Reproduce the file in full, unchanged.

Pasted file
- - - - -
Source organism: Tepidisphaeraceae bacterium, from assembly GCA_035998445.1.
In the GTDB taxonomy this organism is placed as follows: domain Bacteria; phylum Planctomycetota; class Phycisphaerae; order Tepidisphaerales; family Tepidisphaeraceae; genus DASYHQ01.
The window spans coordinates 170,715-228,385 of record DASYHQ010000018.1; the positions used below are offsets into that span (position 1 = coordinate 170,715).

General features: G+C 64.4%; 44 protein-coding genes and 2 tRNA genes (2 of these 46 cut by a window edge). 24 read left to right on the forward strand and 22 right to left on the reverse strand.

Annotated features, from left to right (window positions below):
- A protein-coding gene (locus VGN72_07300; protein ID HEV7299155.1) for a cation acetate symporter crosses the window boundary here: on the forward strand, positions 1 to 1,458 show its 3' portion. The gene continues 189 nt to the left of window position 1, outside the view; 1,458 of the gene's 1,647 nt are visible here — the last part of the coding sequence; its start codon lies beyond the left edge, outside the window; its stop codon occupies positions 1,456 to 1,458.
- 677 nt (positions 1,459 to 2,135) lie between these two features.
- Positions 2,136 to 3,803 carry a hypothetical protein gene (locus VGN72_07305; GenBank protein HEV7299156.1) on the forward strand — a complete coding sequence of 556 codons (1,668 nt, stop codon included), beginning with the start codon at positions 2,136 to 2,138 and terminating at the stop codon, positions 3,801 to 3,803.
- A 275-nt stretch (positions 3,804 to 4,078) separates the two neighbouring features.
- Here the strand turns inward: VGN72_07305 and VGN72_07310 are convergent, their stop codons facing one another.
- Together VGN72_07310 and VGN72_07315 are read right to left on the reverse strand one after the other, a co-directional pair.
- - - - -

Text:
Source organism: Tepidisphaeraceae bacterium, from assembly GCA_035998445.1.
In the GTDB taxonomy this organism is placed as follows: domain Bacteria; phylum Planctomycetota; class Phycisphaerae; order Tepidisphaerales; family Tepidisphaeraceae; genus DASYHQ01.
The window spans coordinates 170,715-228,385 of record DASYHQ010000018.1; the positions used below are offsets into that span (position 1 = coordinate 170,715).

General features: G+C 64.4%; 44 protein-coding genes and 2 tRNA genes (2 of these 46 cut by a window edge). 24 read left to right on the forward strand and 22 right to left on the reverse strand.

Annotated features, from left to right (window positions below):
- A protein-coding gene (locus VGN72_07300; protein ID HEV7299155.1) for a cation acetate symporter crosses the window boundary here: on the forward strand, positions 1 to 1,458 show its 3' portion. The gene continues 189 nt to the left of window position 1, outside the view; 1,458 of the gene's 1,647 nt are visible here — the last part of the coding sequence; its start codon lies beyond the left edge, outside the window; its stop codon occupies positions 1,456 to 1,458.
- 677 nt (positions 1,459 to 2,135) lie between these two features.
- Positions 2,136 to 3,803 carry a hypothetical protein gene (locus VGN72_07305; GenBank protein HEV7299156.1) on the forward strand — a complete coding sequence of 556 codons (1,668 nt, stop codon included), beginning with the start codon at positions 2,136 to 2,138 and terminating at the stop codon, positions 3,801 to 3,803.
- A 275-nt stretch (positions 3,804 to 4,078) separates the two neighbouring features.
- Here the strand turns inward: VGN72_07305 and VGN72_07310 are convergent, their stop codons facing one another.
- Together VGN72_07310 and VGN72_07315 are read right to left on the reverse strand one after the other, a co-directional pair.